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How does the electric field operator change inside an optical cavity

In the free field, transverse electric field operator is given by the below expression; $$d^{\bot}(R)=i \sum_{p,\lambda}\Big( \frac{\hbar cq}{2V\epsilon_{0}}\Big)^{1/2} ...
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Which of the following produces more current? [closed]

In (1) photoelectric effect, (2) Compton effect, and (3) pair production, a beam of electrons are released. Out of Three Which produces More current? And How?
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How wrong are the classical Maxwell's equations (as compared to QED)?

Now, I don't really mean to say that Maxwell's equations are wrong. I know Maxwell's equations are very accurate when it comes to predicting physical phenomena, but going through high school and now ...
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Electric current $j^{\mu}$ in standard QED vs. scalar QED

The expression for the 4-current $j^{\mu}$ in standard QED is $$ e\bar{\Psi}\gamma^\mu\Psi $$ and $$ \frac{e}{2 i}(\psi^\dagger D^\mu \psi - (D^\mu \psi)^\dagger \psi) $$ in scalar QED. I ...
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What do the tensors here equal to?

In the process $$e^+e^- \rightarrow \gamma \gamma$$ for which the amplitude can be written as: $M= \epsilon^*_{1\nu}\epsilon^*_{2\mu}(A^{\mu\nu}+\tilde{A}^{\mu\nu})$, where $\epsilon_i$ is the ...
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Gauge invariance (QED)

In his book, the author says that according to the Feynman diagrams of this process in QED $$e^+ e^- \rightarrow \gamma \gamma,$$ gauge invariance requires that $$k_{1\nu}(A^{\mu\nu} + ...
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How do you visualize a quantized electromagnetic field?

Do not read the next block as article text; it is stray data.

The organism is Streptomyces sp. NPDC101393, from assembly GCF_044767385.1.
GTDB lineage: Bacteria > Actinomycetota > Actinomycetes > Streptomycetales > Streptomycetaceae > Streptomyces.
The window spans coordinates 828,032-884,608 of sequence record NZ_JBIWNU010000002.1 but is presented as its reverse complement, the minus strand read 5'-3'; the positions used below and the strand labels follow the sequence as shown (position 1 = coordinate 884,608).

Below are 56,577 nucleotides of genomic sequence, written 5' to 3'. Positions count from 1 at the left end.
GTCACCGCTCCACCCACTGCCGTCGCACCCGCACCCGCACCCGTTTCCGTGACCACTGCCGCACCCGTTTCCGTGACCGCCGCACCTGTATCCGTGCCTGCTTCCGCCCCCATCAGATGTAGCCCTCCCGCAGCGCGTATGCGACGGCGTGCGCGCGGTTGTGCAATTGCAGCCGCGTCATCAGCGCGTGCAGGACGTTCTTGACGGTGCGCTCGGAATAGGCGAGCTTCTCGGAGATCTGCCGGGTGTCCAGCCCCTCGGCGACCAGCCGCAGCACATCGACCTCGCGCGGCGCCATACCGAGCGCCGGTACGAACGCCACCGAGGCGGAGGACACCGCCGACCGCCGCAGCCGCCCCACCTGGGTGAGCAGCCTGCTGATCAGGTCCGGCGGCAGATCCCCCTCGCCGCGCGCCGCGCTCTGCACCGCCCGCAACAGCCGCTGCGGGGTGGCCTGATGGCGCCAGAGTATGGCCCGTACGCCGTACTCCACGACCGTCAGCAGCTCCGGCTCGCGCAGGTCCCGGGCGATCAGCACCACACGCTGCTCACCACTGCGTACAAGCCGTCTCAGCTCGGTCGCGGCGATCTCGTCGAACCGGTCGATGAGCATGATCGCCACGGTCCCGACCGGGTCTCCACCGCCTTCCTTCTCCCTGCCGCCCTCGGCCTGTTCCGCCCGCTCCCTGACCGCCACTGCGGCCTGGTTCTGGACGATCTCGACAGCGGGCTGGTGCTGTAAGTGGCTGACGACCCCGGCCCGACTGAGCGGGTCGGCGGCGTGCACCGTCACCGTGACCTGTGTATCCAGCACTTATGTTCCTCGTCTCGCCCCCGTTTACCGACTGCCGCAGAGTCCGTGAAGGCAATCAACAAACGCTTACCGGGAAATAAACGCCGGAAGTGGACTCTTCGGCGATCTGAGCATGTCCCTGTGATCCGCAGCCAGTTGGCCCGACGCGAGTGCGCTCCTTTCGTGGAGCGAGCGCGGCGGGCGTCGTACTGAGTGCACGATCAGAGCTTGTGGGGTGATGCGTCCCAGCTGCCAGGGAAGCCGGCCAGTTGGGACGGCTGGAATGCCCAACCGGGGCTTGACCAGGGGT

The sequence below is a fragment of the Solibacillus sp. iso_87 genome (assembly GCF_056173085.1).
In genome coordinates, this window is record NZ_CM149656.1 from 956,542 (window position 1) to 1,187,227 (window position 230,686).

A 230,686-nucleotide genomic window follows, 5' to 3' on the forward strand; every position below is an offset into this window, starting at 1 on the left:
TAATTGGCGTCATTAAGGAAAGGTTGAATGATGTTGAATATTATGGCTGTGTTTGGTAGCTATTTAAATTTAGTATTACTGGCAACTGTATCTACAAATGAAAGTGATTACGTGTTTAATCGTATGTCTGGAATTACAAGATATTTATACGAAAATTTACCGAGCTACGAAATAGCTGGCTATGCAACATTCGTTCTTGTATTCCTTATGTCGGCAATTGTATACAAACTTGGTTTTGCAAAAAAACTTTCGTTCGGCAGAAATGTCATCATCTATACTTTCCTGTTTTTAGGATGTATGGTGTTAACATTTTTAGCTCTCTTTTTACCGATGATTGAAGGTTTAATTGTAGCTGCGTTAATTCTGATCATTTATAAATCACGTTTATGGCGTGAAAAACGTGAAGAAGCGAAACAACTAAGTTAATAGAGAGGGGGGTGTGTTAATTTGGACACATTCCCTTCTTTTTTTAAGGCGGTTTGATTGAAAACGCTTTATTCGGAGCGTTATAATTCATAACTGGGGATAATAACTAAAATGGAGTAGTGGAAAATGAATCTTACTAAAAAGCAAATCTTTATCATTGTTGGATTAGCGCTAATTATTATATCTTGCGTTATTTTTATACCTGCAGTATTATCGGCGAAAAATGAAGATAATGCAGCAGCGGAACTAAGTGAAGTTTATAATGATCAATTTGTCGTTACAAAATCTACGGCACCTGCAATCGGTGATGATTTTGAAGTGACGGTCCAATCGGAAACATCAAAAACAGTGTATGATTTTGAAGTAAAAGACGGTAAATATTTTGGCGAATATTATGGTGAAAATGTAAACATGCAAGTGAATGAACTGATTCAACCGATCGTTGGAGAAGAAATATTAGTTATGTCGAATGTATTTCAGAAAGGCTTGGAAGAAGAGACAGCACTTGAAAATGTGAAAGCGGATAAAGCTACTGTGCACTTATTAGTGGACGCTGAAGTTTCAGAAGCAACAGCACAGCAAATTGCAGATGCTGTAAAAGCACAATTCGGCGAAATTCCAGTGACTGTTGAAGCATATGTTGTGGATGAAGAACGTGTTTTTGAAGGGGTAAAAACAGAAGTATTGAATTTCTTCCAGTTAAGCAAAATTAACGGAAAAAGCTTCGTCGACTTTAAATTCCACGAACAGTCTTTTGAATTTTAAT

Quantizing the EM field gives you the standard sum of all quantum harmonic oscillators as given by this hamiltonian: $$ \hat{H} = \sum_k \hbar\omega_k( \hat{a}^\dagger_k \hat{a}_k + 1/2) $$ ...
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Electron-positron scattering: why is this the only diagram?

This is probably a very basic question, but I've been going through all my course materials and looking through various books to find a simple way of figuring this out. But consider the following ...
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Can an electron which is a bound in an atom absorb more than one photon at the same time? [duplicate]

Can an electron which is a bound in an atom absorb more than one photon at the same time ? In specific during photo-electric emission can an electron take in more than one photon if one photon doesn't ...
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Is it possible to give photons an electric charge?

I know that photons have no electric charge and that they are stable, but is it possible to give them a positive or negative charge? If so how?
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Is there an expression for field charge analogous to field mass?

In electrodynamics, it is possible to derive an expression for the field momentum for a given moving charge distribution (e.g. a sphere with uniform velocity) and from that infer an "electromagnetic ...
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Could future experiments on “Gravitational Casimir Effect” confirm the existence of gravitons?

From Casimir effect, we know that when two plates are placed very close to each other in vacuum, they attract each other because the quantum fluctuations that press on the two plates' outer surfaces ...
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Is the elementary charge really a constant of nature? - Accuracy of QED

There are a couple of natural constants; examples are Planck's constant or the Speed of light in vacuum. The elementary Charge is the coupling factor to all Kind of electromagnetic interactions; this ...
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Are electron fields and photon fields part of the same field in QED?

I know in classical field theory we have the electromagnetic field. And Maxwell's equations show how electromagnetic radiation can propagate through empty space. I also have been reading about QED ...
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Physical meaning of the coupling matrix in Fermi golden rule

I am calculating the energy transfer rate using Fermi golden rule where the coupling matrix $M$ is obtained using second order pertubation method. $$ \Gamma_{tran}=\frac{2\pi}{\hslash}|M|^{2}\rho$$ ...
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How do photons mediate (or create) a force?

Is there a somewhat intuitive explanation as to why the exchange of a photon between two particles causes a force between those particles? Is there a difference in the way massless and massive ...
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Positronium energy level in QED

I'd like to know if it is possible to compute positronium mass and lifetime from a QED approach. I'm searching for some literature on how to treat resonances in QED (or general QFT) ; most of the ...